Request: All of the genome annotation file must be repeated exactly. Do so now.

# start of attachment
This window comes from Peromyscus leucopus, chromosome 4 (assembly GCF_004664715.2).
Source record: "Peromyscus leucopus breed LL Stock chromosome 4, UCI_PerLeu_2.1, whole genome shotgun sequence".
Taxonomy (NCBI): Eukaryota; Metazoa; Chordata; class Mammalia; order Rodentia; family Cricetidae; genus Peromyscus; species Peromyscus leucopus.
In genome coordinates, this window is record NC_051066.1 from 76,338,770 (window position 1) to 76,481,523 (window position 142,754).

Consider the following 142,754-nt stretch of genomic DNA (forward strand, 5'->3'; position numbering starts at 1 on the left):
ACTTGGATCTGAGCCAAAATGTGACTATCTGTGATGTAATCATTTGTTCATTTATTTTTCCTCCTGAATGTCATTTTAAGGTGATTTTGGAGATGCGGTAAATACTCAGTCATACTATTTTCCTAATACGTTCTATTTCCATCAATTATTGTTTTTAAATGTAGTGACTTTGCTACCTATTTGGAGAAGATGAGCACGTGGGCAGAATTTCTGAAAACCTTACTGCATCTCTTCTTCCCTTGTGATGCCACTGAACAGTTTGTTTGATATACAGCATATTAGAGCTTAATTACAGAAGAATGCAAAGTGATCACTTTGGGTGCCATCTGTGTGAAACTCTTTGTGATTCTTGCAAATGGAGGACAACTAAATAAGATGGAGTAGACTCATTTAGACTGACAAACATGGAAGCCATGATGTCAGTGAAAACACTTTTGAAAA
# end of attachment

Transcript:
This window comes from Peromyscus leucopus, chromosome 4 (assembly GCF_004664715.2).
Source record: "Peromyscus leucopus breed LL Stock chromosome 4, UCI_PerLeu_2.1, whole genome shotgun sequence".
Taxonomy (NCBI): Eukaryota; Metazoa; Chordata; class Mammalia; order Rodentia; family Cricetidae; genus Peromyscus; species Peromyscus leucopus.
In genome coordinates, this window is record NC_051066.1 from 76,338,770 (window position 1) to 76,481,523 (window position 142,754).

Consider the following 142,754-nt stretch of genomic DNA (forward strand, 5'->3'; position numbering starts at 1 on the left):
ACTTGGATCTGAGCCAAAATGTGACTATCTGTGATGTAATCATTTGTTCATTTATTTTTCCTCCTGAATGTCATTTTAAGGTGATTTTGGAGATGCGGTAAATACTCAGTCATACTATTTTCCTAATACGTTCTATTTCCATCAATTATTGTTTTTAAATGTAGTGACTTTGCTACCTATTTGGAGAAGATGAGCACGTGGGCAGAATTTCTGAAAACCTTACTGCATCTCTTCTTCCCTTGTGATGCCACTGAACAGTTTGTTTGATATACAGCATATTAGAGCTTAATTACAGAAGAATGCAAAGTGATCACTTTGGGTGCCATCTGTGTGAAACTCTTTGTGATTCTTGCAAATGGAGGACAACTAAATAAGATGGAGTAGACTCATTTAGACTGACAAACATGGAAGCCATGATGTCAGTGAAAACACTTTTGAAAA